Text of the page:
Apollo Expeditions to the Moon|
A MAJOR THERMAL EVENT?
The last crystallization age of some of the Apollo 16 rocks
appeared to be about 3.9 billion years, and continued to indicate
that this age is a major turning point in lunar history. This
general age for the cooling of highland-like materials also was
found to hold for the ejecta blanket of the Imbrium Basin at Fra
Mauro, for the rocks of the Apennines, and later for some of the
highland rocks at Taurus-Littrow. This limit suggested (1) a
major thermal event associated with the formation of several
large basins over a relatively short time, or (2) a major thermal
event associated with the formation of the light-colored plains,
or (3) the rapid cessation of the period of major cratering that
continually reworked the highlands until most vestiges of
original ages had disappeared and only the last local impact
event was recorded. As we attempt to explain the absence of very
old rocks on Earth, we should not forget these possibilities for
resetting our own geologic clocks.
The eyes of geochemical sensors peer through an opening
in the sides of Apollo 15 CSM Endeavour. The instruments
gave us broad-scale remote sensing of the lunar surface,
allowing data from sampies collected on the surface to
be correlated across major areas of the Moon. Included
were precision cameras and spectrometers that sensed x-rays,
gamma rays, infrared radiation, and the chemical ions in the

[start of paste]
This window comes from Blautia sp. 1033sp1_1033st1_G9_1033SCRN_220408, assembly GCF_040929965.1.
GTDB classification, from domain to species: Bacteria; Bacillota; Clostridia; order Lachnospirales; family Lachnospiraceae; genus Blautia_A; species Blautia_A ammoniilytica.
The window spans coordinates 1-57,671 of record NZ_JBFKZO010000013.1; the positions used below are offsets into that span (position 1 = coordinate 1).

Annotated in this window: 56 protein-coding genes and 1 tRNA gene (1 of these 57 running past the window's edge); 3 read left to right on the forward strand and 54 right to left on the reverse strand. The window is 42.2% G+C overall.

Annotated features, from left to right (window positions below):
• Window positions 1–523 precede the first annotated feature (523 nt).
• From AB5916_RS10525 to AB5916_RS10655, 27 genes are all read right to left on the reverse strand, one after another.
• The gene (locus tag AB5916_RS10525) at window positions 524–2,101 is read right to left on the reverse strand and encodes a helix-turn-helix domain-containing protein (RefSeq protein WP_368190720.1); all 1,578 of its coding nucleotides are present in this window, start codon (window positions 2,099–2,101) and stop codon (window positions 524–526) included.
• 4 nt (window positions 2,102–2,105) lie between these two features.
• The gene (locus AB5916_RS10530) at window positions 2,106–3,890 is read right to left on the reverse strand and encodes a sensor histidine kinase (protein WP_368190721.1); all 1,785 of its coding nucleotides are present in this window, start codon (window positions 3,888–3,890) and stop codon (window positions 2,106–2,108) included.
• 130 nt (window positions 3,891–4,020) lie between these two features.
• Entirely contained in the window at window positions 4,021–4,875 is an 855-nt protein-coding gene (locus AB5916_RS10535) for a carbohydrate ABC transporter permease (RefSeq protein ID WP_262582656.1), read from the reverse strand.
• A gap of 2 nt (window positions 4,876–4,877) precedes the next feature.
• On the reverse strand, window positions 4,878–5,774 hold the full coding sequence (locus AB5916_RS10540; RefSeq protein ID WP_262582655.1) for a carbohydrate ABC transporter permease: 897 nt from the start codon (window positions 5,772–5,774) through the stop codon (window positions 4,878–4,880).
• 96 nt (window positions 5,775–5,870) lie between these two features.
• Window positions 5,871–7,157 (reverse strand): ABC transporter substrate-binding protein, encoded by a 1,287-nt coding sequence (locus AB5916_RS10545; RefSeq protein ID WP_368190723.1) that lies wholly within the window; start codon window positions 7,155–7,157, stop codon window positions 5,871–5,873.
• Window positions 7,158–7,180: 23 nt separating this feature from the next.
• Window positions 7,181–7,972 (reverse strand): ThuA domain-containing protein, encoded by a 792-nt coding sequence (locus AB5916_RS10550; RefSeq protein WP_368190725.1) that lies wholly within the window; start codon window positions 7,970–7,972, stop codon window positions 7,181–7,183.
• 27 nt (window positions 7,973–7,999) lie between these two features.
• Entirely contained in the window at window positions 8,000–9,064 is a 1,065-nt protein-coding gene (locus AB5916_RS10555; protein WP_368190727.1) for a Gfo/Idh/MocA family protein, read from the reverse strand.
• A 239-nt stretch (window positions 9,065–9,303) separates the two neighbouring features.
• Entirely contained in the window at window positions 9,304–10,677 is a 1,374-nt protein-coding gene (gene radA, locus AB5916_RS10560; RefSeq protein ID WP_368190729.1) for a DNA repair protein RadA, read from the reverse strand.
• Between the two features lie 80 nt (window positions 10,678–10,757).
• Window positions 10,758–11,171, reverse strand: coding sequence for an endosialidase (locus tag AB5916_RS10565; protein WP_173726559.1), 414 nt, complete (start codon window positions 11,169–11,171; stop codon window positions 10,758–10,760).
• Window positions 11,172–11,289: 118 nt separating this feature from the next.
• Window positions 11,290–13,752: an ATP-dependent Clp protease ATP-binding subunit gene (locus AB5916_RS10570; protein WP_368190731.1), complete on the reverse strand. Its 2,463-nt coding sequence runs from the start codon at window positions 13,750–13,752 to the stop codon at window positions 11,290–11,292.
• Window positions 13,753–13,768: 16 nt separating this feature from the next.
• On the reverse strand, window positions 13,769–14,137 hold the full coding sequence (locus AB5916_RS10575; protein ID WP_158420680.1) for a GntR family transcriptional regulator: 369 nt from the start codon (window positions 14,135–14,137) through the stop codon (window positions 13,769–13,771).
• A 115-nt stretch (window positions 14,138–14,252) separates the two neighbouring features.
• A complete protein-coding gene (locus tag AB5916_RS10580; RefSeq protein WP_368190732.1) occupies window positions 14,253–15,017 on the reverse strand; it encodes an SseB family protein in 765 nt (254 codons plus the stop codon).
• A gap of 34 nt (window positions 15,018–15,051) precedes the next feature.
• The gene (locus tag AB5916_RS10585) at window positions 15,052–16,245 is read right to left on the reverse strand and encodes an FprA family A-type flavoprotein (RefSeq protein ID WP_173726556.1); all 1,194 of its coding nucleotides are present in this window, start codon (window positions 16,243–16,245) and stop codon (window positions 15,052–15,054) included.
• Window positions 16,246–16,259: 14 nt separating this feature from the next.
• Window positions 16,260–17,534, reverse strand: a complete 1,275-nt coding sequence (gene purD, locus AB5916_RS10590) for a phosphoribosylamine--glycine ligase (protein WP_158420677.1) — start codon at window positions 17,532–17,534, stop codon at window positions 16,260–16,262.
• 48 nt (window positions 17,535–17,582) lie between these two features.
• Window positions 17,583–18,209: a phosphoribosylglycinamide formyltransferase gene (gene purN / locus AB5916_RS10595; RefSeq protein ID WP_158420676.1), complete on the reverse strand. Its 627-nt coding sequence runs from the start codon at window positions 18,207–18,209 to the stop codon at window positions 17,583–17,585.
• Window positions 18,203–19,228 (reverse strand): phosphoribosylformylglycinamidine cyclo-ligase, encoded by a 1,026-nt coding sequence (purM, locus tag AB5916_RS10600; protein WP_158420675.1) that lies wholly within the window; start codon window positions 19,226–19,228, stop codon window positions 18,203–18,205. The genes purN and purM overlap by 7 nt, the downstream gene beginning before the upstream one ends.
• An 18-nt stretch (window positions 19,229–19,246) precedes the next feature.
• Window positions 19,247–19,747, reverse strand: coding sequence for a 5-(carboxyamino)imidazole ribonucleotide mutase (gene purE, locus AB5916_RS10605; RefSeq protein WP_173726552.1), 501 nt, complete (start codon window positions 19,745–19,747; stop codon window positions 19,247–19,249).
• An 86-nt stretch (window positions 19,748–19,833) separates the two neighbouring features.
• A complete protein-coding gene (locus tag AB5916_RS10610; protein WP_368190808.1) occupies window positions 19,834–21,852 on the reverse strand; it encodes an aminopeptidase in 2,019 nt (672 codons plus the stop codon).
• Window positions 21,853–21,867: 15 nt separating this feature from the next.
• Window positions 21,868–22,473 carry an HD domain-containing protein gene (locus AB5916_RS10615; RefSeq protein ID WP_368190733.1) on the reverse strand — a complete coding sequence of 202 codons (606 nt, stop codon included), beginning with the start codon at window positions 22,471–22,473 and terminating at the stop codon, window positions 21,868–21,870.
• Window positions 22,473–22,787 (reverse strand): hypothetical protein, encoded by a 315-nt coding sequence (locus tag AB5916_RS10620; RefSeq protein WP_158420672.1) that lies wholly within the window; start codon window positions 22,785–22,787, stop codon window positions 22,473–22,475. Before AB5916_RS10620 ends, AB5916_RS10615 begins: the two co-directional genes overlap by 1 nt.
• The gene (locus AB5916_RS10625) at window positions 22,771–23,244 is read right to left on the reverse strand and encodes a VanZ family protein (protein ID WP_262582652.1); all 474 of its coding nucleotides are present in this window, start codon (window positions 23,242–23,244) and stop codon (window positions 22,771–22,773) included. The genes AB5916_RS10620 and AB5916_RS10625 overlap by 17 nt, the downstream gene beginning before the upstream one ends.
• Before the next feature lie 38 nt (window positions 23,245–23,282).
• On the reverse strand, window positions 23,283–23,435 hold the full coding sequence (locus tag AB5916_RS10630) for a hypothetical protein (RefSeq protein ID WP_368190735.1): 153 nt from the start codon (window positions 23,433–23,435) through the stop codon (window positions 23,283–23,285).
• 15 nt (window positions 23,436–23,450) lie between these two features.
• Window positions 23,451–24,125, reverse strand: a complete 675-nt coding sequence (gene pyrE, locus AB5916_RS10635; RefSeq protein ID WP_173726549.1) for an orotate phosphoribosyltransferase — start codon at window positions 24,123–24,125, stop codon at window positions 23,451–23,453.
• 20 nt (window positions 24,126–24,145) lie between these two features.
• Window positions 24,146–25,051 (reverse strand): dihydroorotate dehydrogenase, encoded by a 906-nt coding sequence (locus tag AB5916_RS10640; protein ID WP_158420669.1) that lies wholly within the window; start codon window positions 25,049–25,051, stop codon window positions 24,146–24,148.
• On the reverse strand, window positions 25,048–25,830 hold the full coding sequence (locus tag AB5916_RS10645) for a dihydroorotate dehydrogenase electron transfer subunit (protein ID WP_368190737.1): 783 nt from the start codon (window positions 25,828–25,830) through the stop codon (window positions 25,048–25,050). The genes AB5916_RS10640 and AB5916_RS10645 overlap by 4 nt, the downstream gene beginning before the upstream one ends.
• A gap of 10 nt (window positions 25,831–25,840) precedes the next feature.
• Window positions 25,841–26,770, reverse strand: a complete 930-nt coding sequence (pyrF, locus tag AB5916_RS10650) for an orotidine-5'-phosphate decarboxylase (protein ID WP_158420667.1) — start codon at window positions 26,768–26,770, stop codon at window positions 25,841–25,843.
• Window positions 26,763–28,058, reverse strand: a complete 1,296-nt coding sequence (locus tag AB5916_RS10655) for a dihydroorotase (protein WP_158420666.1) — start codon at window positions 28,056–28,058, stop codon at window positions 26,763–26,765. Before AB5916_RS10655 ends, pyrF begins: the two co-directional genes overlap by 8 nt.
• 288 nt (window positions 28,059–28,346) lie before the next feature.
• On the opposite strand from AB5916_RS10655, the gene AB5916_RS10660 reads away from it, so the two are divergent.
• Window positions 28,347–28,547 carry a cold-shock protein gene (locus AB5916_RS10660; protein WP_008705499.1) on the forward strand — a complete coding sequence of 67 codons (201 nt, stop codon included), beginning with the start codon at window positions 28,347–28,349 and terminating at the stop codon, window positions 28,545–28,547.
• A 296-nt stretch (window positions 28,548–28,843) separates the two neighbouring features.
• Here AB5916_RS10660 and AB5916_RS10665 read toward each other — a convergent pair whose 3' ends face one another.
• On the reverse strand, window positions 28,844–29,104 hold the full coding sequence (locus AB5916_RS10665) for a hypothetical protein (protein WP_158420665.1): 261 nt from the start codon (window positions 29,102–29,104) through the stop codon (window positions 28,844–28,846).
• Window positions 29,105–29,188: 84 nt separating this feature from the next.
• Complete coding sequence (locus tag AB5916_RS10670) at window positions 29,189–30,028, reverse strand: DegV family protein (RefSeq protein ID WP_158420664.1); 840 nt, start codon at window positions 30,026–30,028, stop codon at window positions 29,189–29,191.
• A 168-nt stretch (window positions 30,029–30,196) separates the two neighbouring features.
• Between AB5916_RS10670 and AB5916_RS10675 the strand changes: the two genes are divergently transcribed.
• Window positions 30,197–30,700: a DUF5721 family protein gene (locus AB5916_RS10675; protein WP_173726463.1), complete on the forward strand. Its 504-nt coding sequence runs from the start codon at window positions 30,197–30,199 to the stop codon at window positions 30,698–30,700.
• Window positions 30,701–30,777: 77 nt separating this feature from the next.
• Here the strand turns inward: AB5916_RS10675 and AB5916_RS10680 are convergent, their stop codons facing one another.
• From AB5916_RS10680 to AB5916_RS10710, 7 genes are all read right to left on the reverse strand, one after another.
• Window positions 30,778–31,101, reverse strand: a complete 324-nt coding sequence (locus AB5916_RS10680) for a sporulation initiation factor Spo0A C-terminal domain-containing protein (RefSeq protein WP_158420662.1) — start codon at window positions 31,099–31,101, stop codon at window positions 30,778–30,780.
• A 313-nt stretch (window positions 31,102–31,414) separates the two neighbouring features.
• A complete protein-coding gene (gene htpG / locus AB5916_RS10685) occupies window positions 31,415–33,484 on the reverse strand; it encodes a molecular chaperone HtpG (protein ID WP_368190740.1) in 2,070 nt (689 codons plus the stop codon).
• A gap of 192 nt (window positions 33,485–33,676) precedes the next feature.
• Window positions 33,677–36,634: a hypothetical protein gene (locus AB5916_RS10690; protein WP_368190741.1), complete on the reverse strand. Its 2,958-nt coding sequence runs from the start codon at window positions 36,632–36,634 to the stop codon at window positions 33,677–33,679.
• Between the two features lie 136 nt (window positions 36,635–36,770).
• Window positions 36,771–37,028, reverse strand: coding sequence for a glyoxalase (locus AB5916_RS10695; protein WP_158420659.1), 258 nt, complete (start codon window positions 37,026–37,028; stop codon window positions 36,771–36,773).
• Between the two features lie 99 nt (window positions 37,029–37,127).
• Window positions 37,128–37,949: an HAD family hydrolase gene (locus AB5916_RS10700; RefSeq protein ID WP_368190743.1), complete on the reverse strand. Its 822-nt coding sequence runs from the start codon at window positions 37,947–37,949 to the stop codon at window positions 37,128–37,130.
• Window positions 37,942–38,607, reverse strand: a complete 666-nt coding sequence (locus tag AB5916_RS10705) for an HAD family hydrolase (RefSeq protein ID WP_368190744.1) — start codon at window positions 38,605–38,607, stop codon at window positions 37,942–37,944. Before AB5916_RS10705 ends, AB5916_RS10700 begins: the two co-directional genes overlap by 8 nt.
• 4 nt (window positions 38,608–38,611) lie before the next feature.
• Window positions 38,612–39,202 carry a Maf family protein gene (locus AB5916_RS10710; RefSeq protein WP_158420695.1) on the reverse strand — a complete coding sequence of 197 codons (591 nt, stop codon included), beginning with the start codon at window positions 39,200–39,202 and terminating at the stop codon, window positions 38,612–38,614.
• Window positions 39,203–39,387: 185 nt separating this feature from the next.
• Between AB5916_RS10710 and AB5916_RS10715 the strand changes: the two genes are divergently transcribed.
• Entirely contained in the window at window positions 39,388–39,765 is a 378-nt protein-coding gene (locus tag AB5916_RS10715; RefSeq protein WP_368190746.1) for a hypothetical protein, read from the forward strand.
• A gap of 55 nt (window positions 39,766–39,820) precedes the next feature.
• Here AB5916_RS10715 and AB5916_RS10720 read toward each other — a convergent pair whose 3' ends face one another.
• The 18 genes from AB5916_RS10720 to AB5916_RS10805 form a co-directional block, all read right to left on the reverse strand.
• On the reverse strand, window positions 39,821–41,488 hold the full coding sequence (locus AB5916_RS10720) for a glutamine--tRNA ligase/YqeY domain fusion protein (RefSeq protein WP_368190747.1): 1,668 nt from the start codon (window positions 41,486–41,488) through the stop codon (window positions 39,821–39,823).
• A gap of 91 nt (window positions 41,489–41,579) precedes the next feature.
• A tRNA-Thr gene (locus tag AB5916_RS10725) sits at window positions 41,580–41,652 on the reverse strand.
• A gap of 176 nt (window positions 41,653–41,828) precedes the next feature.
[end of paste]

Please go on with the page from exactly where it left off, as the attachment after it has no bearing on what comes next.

ultrathin lunar atmosphere. Apollo 15 cameras supplied
much imagery used to plan our Apollo 17 exploration.
Adrift between the Earth and the Moon, Ron Evans retrieved
the film canister of the mapping cameras on the day after
Apollo 17 left lunar orbit. His space walk lasted an hour,
and resulted in the successful retrieval of data from three
experiments. Ron's oxygen was fed from the spacecraft through
the umbilical hose, with an emergency supply on his back.
I was in the open hatch to help in retrieval, which was
necessary because the service module would be jettisoned
before we reentered the Earth's atmosphere.
Apollo 16 continued the broad-scale geological, geochemical,
and geophysical mapping of the Moon's crust from orbit begun by
Apollo 15. This mapping greatly expanded our knowledge of
geochemical provinces and geophysical variations, and has helped
to lead to many of the generalizations it is now possible to make
about the evolution of the lunar crust.
Apollo 17 carried Capt. Eugene A. Cernan, Capt. Ronald
Evans, and me in December 1972 to the valley of Taurus-Littrow
near the coast of the great frozen basaltic "sea" of Serenitatis.
The unique visual character and beauty of this valley was, I
hope, seen by most people on television as we saw it in person.
The unique scientific character of this valley has helped to
lessen our sadness that Apollo explorations ended with our visit.
It would have been hard to find a better locality in which to
synthesize and expand our ideas about the evolution of the Moon.
Apollo 17 photographed itself in the frame at right from its panoramic
camera, which shows the valley of Taurus-Littrow after the landing of
Challenger. The landing point (see inset at left) is revealed by